On the contrary, reduced plasma TFPI levels in patients with psoriasis may indicate an increased risk of thrombotic complications in this group of patients. Many studies have shown that a decreased concentration of TFPI is a risk factor for thrombosis in various diseases [21]. TFPI occurs in endothelial cells, monocytes, fibroblasts and megakaryocytes etc. It works by inhibiting factor X and TF/VIIa complex, preventing the generation of thrombin, and thrombosis. TFPI also inhibits the proliferation of endothelial cells as well as prevents thrombosis and vascular reocclusion in the course of inflammatory diseases, sepsis and in the rejection of transplants [21, 27, 28]. In addition, the TFPI inhibits synthesis of tumour necrosis factor  (TNF-) by monocytes [29]. Increased concentrations of the pro-inflammatory cytokines, for example the TNF-, do play a key role in the development of inflammation in both psoriasis and atherosclerosis. Radziwon et al. [18] revealed that the established risk factors for atherosclerosis (hyperlipidaemia, smoking) directly, albeit to a small extent, affect the TFPI concentration, similarly to vasomotor drugs or medications which improve the rheological properties of red blood cells used in the conservative treatment of occlusive arterial diseases. In the present study, there was also no correlation observed between the TFPI value and the cardiovascular disease risk factors coexisting in patients with psoriasis. However, a study by Hansen et al. [30] showed that plasma TFPI correlated with the concentration of LDL cholesterol in people with familial cholesterolaemia. In our study, no correlations were found between the TFPI level and total cholesterol, LDL, HDL and triglycerides levels in any of the examined groups; however, in the group of patients with psoriasis, decreased concentrations of both TFPI as well as LDL and HDL cholesterol fractions were observed. The reduced concentration of TFPI, as a marker of the increased risk of thrombosis, in the future may perhaps be corrected with the use of recombinant TFPI (rTFPI). The use of rTFPI in an experimental animal model prevented thrombosis (and recurrence of thrombosis following thrombolysis), decreased mortality in E. coli-induced sepsis, and also prevented the development of disseminated intravascular coagulation (DIC) syndrome [31].
In our study no correlations were established between the TF and TFPI level and variables such as age, sex, BMI, serum lipid and glucose values (in both groups), or between the TF and TFPI level and psoriasis severity according to the PASI, duration of psoriasis, positive family history of psoriasis, present methods of therapy of psoriasis, coexistence of psoriatic arthritis, cardiovascular diseases, diabetes or tumours in the study group. However, correlations between TF and TFPI values and BMI were established in studies by different authors. When examining diabetic patients, Vambergue et al. observed significant correlations between the TFPI level and BMI and age. However, there was no significant relationship between the TFPI level and the type of coexisting diabetes (type 1 or 2) [32]. On the other hand, Kopp et al. showed that a reduction in body weight in obese patients is associated with a decrease in the TF level, which may reduce the cardiovascular risk in these patients [33].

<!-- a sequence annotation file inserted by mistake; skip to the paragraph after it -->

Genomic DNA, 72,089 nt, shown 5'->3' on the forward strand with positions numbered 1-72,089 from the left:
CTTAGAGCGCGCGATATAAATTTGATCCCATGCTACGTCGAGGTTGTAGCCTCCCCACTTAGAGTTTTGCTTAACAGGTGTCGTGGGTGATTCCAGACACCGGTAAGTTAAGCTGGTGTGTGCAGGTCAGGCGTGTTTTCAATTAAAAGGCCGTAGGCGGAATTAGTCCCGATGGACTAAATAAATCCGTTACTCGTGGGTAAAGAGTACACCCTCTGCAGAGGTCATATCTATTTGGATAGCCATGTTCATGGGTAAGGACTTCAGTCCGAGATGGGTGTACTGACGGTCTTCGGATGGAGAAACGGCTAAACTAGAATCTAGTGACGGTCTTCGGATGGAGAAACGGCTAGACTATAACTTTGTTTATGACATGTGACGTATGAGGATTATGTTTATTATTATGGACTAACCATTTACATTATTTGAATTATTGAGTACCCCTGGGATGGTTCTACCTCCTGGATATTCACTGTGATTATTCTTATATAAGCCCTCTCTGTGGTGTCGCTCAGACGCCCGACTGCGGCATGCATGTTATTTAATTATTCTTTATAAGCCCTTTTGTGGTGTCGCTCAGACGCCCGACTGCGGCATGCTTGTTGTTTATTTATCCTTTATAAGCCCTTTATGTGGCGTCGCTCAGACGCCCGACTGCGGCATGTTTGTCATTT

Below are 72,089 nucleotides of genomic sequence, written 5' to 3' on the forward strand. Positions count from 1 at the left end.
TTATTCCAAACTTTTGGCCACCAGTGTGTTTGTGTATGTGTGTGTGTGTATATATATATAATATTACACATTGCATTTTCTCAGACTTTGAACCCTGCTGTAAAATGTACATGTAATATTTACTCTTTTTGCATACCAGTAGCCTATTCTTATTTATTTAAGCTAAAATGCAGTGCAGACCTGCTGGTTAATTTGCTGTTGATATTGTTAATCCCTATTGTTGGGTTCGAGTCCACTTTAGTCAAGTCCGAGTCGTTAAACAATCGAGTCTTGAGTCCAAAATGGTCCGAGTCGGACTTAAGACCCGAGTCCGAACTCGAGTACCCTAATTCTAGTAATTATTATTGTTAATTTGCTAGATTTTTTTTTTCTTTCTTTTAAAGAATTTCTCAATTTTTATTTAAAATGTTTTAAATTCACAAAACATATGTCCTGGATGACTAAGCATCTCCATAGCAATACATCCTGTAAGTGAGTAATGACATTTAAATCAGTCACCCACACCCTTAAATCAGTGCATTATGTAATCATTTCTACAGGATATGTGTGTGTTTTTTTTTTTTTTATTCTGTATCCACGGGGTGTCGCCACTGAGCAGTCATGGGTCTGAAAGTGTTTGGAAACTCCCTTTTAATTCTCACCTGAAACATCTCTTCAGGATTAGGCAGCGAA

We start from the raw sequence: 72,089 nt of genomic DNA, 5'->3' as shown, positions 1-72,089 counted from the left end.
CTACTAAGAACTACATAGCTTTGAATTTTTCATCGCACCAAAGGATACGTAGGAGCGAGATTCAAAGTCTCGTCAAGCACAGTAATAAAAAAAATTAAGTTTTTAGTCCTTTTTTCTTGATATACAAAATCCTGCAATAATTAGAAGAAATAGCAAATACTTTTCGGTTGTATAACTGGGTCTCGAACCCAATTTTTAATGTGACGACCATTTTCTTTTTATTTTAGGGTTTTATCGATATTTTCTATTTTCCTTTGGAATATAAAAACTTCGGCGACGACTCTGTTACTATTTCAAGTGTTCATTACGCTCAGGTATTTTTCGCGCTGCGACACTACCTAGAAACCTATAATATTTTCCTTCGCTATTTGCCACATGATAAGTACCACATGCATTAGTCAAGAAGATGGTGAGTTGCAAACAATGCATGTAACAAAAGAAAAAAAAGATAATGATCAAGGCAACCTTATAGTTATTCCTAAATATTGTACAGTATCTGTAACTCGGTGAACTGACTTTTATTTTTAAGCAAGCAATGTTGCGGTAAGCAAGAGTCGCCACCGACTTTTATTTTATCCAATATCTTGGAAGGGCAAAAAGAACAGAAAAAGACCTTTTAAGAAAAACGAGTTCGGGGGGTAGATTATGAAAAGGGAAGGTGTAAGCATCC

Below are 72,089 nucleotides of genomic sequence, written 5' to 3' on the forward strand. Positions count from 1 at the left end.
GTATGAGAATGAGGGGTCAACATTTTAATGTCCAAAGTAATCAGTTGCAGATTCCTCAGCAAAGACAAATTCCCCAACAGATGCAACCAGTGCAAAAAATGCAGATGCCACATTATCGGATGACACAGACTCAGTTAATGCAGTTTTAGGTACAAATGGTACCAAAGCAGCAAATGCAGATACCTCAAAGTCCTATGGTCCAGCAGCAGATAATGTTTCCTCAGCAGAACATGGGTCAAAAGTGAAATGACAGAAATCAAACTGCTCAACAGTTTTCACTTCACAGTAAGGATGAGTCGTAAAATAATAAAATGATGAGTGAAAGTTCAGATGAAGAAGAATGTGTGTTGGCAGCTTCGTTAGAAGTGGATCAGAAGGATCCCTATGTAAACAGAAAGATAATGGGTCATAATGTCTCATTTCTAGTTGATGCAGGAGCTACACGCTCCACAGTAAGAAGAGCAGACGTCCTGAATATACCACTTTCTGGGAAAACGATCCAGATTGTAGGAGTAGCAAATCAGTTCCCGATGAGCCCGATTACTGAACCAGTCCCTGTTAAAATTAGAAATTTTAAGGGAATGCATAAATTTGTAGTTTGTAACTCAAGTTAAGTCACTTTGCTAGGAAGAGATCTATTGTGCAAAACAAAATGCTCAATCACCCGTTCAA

Conclusions

Results obtained here do confirm the observations made by other authors, that there are some important abnormalities in the haemostasis in psoriasis. It seems, however, that a precise explanation of the role of impairments of the external coagulation pathway in psoriasis requires testing on a larger number of patients, as well as additional studies on the TF and TFPI levels in affected skin of patients with psoriasis. However, it is worth emphasizing and is supported by the literature that a low plasma TFPI concentration is a risk factor for deep vein thrombosis and ischaemic heart disease [34–37]. Therefore, it cannot be ruled out that a decrease in the plasma TFPI concentration in patients with psoriasis influences the occurrence of cardiovascular comorbidities. It is therefore necessary to carry out further studies, taking into account the specific clinical data of patients. Furthermore, the most recent studies have shown the impact of genetic variants of the TFPI inhibitor on its concentration in blood [37]. Therefore, there is a need for genetic testing of people with psoriasis to identify potential polymorphisms in the gene that encodes TFPI inhibitor.

Acknowledgments

This publication was supported by the European Regional Development Fund, within the Innovative Economy Operational Program 2007–2013, project “Wrovasc – Integrated Cardiovascular Centre”, realized in the Regional Specialist Hospital, Research and Development Centre in Wroclaw (WW) and by Wroclaw Centre of Biotechnology, programme The Leading National Research Centre (KNOW) for years 2014–2018.

Conflict of interest

The authors declare no conflict of interest.